Start: N 58°39.054' E 016°32.969'. Parking.
Wind shelter: Lilla Göljen - N 58°41.806' E 016°33.545'
Water: Natural spring at Lake Lilla Göljen - N 58°41.901' E 016°33.617' and approx 1,5 from L Göljen - N 58°41.454' E 016°34.814'
Attention! Be careful about following the Sörmlandsleden markings! There are also other markings in the area.
Unlike many other sections, 34 offers the opportunity to take a swim at the very start, within 300 metres, in Lake Skvättsjön. as well as at the section end, in Lake Vrångsjön. Skvättsjön has the finer water of the two. After your refreshing swim in Skvättsjön, you will hike through 6 kilometres of a varied landscape of woodland and marsh. That the forest is commercially managed will be obvious from the areas of clear fell and coupes in various stages of growth. There is a specimen tree, The Tall Spruce, which, at 36 metres high, stands in solitary majesty, surrounded by young forest. A few kilometres after the Tall Spruce is an opportunity to make a diversion to look at a remarkable stone called `The Maid`s Torment`.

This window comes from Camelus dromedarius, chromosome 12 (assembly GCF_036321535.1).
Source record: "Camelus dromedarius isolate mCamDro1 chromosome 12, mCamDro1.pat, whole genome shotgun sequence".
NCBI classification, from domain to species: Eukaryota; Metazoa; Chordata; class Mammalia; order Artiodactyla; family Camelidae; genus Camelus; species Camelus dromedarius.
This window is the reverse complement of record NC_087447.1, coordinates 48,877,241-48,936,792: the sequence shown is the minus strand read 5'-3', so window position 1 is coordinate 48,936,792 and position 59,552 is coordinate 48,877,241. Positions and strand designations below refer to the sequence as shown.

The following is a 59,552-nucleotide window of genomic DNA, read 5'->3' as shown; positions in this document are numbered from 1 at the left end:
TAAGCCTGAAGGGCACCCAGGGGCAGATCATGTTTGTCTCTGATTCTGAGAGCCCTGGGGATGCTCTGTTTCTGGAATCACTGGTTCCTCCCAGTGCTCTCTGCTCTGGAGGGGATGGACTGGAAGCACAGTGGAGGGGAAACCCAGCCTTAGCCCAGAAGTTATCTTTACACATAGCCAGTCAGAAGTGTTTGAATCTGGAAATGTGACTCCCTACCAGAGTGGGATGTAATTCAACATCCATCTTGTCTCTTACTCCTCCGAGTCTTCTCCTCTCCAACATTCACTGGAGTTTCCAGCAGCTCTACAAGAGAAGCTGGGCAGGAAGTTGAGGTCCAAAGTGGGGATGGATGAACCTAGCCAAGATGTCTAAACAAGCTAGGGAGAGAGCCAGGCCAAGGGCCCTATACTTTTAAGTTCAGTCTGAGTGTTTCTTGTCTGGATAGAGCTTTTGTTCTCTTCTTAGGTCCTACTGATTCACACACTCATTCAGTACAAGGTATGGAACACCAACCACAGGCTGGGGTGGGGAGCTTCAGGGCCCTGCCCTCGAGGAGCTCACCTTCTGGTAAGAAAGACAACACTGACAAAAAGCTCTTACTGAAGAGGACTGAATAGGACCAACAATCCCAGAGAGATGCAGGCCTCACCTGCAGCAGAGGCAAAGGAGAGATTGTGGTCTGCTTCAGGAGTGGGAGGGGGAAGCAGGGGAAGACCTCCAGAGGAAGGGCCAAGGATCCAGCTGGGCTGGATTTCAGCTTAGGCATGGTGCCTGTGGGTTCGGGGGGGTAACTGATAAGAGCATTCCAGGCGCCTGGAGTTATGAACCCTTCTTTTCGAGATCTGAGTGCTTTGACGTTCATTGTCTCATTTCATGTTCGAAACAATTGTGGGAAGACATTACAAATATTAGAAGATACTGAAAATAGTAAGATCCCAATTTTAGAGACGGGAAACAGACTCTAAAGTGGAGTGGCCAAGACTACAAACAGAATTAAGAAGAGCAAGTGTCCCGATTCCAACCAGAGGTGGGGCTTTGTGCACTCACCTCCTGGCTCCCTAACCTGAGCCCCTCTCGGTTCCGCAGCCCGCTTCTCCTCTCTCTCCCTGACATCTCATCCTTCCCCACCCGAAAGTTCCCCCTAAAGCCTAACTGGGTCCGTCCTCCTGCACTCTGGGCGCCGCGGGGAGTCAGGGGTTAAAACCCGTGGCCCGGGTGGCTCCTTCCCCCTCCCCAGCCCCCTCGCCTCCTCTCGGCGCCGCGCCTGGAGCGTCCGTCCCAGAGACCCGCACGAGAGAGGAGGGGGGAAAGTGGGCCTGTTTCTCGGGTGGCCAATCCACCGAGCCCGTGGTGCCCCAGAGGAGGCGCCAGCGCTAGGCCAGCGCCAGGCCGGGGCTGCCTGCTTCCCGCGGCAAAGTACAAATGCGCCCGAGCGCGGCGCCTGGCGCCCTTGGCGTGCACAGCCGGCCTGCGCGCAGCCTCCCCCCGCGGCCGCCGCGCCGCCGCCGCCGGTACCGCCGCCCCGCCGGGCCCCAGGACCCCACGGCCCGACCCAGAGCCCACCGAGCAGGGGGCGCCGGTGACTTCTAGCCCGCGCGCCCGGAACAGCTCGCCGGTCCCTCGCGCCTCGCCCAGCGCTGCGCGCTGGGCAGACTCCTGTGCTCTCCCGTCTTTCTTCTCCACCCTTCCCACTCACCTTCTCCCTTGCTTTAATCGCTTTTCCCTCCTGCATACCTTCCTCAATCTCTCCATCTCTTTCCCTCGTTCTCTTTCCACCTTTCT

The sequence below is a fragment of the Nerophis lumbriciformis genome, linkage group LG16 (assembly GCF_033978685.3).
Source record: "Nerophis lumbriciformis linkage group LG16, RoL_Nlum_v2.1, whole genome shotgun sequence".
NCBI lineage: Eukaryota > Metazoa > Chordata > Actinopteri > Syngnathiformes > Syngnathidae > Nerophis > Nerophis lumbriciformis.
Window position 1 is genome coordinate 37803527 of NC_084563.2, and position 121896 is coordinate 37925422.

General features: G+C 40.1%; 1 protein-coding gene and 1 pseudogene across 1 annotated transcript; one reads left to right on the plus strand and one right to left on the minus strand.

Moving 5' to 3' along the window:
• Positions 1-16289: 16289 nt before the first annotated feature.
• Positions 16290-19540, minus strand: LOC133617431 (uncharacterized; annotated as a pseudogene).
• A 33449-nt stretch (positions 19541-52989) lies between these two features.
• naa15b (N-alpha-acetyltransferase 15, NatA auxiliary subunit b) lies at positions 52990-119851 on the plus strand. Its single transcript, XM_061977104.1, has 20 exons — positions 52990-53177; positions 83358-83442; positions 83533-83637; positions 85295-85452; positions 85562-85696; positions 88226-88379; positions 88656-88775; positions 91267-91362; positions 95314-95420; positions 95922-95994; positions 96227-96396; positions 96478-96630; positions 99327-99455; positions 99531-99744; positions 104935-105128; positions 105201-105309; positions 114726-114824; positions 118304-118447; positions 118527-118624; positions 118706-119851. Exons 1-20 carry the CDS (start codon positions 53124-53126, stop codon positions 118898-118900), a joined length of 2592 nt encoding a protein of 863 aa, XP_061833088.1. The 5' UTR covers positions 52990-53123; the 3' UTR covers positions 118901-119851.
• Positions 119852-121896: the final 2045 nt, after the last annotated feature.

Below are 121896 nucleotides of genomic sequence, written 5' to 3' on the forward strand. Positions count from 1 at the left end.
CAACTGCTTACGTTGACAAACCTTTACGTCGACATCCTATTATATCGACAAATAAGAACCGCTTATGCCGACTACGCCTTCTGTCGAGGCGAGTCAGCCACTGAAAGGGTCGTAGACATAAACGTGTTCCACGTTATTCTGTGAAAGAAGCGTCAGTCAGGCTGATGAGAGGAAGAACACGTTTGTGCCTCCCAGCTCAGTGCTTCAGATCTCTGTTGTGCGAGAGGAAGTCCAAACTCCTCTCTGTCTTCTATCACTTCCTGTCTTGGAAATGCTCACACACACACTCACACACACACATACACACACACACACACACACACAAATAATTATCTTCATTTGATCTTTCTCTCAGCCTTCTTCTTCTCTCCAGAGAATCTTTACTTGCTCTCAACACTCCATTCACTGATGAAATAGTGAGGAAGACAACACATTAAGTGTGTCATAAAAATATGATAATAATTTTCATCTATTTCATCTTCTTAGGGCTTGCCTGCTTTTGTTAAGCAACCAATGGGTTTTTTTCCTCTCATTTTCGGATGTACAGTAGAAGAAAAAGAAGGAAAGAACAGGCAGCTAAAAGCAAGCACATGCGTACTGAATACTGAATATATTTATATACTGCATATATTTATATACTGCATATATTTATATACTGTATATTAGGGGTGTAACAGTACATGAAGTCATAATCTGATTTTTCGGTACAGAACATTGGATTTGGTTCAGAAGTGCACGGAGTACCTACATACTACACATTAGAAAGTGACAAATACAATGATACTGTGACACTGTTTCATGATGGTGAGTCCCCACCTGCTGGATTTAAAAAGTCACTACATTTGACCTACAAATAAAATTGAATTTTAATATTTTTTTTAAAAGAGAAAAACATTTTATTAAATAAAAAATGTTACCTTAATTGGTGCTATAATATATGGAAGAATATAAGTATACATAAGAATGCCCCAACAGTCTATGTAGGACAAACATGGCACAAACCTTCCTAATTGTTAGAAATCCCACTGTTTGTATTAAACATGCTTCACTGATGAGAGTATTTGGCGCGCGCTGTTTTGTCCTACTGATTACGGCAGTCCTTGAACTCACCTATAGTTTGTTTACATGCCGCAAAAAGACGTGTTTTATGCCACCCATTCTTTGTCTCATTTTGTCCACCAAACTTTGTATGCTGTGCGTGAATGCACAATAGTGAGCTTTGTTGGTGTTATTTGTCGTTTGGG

The part of section 34 which is most worth experiencing follows after `The Maid´s Torment´ where you will follow one of the longest boardwalks in the whole Sörmlandsleden path system. In this part of section 34 you can revel in the feeling of having been sent back in time.
Before too long, you will reach Lake Lilla Göljen, where there is a wind shelter, a spring of fresh water and a lavatory. The lake is beautiful but, unfortunately, not a good place for bathing.
Soon after Lilla Göljen you will find yourself passing through an extensive boulder field. These boulder fields (called klapperstensfält in Swedish) are the result of Sweden rising very rapidly after the ice melted, about 10,000 years ago. Successive layers of boulders on the beach were tumbled by the water. As the land rose these were lifted out of the water but more boulders were brought to the waterline and tumbled and so on to create very extensive fields of rounded boulders. These are a very special and characteristic Swedish feature. A few more hours of walking will bring you to Lake Vrångsjön where, as previously indicated, you can both bathe and park.